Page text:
jueves, 31 de diciembre de 2009
Pain, Chronic; Assessment and Management of (Guideline) [ICSI-NQMC-AHRQ]
Pain, Chronic; Assessment and Management of (Guideline)
abrir aquí: [pdf - 92 páginas - 2MB]NEW GUIDELINE
Scope and Target Population:
The guideline will address the management of chronic pain for physiologically mature adolescents (between 16-18 years) and adults. It can be applied to pediatric populations where noted. It is not intended for the treatment of migraine headaches, cancer pain, advanced cancer pain, or in the context of palliative care or end-of-life management.
Pain is an unpleasant sensory and emotional experience associated with actual or potential tissue damage or described in terms of such damage (International Association for the Study of Pain).
Acute pain states can be brief, lasting moments or hours, or they can be persistent, lasting weeks or several months until the disease or injury heals. The condition has a predictable beginning, middle and end.
Chronic pain is defined as persistent pain, which can be either continuous or recurrent and of sufficient duration and intensity to adversely affect a patient's well-being, level of function, and quality of life. If the patient has not been previously evaluated, attempt to differentiate between untreated acute pain and ongoing chronic pain. If a patient's pain has persisted for six weeks (or longer than the anticipated healing time), a thorough evaluation for the course of the chronic pain is warranted.
-Chronic Pain Syndrome – is at the end of the spectrum of chronic pain. The work group defines this as a constellation of behaviors related to persistent pain that represents significant life role disruption.
Clinical Highlights and Recommendations:
-Chronic pain assessment should include determining the mechanisms of pain through documentation of pain location, intensity, quality and onset/duration; functional ability and goals; and psychological/social factors such as depression or substance abuse.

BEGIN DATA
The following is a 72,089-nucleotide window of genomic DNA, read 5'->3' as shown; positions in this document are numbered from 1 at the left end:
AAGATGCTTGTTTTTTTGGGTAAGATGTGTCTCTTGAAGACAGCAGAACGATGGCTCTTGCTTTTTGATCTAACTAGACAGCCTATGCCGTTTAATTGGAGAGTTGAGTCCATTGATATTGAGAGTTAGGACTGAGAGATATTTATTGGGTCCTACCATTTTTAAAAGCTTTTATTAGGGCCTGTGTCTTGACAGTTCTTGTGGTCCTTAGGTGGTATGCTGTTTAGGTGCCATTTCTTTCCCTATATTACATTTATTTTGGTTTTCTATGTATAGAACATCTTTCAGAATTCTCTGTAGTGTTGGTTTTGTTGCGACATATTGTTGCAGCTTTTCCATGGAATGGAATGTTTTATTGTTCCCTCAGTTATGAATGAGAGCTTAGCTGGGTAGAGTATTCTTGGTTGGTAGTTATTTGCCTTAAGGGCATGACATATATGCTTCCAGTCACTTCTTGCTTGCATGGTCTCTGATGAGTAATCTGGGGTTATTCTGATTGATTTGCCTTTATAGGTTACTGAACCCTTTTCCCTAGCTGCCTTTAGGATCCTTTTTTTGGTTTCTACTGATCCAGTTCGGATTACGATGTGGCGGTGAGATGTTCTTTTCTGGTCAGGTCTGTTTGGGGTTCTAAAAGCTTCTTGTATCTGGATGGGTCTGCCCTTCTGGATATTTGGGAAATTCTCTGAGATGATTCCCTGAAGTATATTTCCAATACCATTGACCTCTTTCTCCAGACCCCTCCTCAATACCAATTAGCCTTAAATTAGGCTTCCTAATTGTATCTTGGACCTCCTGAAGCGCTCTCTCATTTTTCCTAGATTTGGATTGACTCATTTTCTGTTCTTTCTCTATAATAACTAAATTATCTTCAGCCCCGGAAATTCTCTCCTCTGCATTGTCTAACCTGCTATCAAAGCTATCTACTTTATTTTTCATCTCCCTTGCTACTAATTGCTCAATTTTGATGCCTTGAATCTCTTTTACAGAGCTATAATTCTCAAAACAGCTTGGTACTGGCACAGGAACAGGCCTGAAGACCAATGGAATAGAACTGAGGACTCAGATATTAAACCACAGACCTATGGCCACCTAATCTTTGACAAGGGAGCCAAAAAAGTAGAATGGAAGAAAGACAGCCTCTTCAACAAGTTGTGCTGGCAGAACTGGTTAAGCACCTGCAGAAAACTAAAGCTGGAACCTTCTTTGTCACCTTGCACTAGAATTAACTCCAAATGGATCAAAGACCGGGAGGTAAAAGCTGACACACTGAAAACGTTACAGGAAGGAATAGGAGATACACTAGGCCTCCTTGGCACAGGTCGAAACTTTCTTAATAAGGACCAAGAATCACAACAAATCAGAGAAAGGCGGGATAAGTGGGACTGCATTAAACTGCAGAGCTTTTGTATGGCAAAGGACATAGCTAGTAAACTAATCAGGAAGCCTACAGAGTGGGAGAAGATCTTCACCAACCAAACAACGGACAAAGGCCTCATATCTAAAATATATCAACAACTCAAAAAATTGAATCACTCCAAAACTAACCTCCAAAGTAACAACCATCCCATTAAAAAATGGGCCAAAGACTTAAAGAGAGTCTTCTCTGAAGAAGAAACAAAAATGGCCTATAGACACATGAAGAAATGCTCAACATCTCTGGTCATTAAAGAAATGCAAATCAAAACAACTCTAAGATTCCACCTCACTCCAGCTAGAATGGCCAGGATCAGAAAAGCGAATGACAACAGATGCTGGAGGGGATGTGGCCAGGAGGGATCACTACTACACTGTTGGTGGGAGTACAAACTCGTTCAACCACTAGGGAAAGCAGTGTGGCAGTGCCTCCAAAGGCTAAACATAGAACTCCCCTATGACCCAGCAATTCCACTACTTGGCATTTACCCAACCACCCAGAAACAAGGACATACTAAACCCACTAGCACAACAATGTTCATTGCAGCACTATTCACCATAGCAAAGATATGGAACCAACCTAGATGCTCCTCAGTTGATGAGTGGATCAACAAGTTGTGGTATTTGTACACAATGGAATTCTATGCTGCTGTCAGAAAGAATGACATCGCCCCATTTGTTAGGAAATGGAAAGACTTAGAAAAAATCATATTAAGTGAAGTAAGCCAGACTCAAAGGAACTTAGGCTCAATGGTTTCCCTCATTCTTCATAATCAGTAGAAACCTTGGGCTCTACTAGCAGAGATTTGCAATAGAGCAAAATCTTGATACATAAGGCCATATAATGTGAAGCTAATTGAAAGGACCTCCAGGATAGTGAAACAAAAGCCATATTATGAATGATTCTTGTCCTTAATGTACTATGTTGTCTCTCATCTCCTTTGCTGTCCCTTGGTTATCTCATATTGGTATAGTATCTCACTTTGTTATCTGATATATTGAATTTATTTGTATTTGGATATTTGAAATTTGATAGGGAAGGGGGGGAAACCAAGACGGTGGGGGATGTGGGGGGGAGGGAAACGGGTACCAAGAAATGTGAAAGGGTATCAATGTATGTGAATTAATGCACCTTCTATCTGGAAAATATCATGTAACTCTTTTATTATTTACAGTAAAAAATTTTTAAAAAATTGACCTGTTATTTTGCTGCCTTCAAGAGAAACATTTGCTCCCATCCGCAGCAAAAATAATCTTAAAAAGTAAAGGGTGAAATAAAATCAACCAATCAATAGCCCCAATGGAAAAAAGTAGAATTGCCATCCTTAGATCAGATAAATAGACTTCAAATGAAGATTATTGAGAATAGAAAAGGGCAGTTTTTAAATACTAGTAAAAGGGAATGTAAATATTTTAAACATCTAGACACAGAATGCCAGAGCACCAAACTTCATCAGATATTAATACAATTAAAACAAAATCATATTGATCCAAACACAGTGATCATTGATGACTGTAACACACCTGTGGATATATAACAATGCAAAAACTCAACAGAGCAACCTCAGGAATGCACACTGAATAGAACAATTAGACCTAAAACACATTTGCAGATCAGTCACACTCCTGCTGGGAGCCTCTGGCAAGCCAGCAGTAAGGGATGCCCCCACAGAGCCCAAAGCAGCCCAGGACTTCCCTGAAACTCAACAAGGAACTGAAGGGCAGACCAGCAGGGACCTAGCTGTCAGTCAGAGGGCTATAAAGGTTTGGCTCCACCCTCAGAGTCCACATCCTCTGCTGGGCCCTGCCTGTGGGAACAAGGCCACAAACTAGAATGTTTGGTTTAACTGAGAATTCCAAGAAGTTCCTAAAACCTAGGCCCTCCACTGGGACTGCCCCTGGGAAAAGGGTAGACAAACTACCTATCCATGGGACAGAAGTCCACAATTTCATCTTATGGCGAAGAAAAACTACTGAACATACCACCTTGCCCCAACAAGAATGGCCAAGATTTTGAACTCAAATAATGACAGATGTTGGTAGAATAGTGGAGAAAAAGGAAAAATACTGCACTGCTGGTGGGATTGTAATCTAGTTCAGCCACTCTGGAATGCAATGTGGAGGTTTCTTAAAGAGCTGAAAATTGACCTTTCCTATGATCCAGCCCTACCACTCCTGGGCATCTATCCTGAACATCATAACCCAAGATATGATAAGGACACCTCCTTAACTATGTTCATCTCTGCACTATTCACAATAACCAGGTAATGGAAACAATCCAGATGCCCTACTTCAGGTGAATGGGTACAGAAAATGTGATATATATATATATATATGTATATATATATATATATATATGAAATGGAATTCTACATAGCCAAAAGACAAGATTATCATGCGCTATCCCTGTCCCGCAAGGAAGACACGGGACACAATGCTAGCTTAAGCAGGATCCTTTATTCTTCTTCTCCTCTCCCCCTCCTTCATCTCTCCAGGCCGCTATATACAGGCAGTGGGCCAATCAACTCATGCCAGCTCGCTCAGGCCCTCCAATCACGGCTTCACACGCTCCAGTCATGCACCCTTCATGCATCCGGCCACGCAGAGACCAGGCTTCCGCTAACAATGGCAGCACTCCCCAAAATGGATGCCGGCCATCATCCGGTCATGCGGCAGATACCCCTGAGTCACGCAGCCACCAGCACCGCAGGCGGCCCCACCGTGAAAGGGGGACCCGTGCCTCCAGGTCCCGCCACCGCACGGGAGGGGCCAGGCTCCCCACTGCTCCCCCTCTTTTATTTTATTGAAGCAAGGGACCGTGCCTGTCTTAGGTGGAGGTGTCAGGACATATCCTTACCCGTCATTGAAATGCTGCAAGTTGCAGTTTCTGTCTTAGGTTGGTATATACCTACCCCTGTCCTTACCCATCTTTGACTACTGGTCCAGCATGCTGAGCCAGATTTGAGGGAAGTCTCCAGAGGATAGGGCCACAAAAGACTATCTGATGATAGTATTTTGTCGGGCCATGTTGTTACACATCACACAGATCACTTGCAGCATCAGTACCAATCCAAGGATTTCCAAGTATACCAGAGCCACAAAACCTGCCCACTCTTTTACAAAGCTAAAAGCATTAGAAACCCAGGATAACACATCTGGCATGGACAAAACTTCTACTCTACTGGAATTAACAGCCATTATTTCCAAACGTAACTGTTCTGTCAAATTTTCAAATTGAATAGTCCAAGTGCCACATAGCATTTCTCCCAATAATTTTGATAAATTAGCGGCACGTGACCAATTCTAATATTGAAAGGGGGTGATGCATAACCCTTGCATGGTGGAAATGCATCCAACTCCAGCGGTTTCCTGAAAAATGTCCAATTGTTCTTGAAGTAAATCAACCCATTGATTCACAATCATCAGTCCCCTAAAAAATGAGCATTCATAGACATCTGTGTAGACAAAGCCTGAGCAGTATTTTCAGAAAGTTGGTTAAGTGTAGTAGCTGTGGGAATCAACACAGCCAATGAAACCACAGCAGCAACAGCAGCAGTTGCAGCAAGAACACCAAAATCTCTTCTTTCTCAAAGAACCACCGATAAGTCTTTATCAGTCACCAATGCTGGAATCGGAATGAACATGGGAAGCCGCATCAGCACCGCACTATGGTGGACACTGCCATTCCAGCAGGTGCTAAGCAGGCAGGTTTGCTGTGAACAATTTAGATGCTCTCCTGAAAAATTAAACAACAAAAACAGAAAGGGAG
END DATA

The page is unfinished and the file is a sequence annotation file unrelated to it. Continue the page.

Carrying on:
-The goal of treatment is an emphasis on improving function through the development of long-term, self-management skills including fitness and a healthy lifestyle in the face of pain that may persist.
-A patient-centered, multifactorial, comprehensive care plan is necessary, one that includes addressing biopsychosocial factors. Addressing spiritual and cultural issues is also important. It is important to have a multidisciplinary team approach coordinated by the primary care physician to lead a team including specialty areas of psychology and physical rehabilitation.
-Level I treatment approaches should be implemented as first steps toward rehabilitation before Level II treatments are considered.
-Medications are not the sole focus of treatment in managing pain and should be used when needed to meet overall goals of therapy in conjunction with other treatment modalities.
-Careful patient selection and close monitoring of all non-malignant pain patients on chronic opioids is necessary to assess the effectiveness and watch for signs of misuse or aberrant behavior.
Improve the function of adult patients with chronic pain.
Improve the assessment and reassessment of adult patients with chronic pain utilizing the biopsychosocial model.
Improve the appropriate use of Level I and Level II treatment approaches for adult patients with chronic pain.
Improve the effective use of non-opioid medications in the treatment of adult patients with chronic pain.
Improve the effective use of opioid medications in the treatment of adult patients with chronic pain.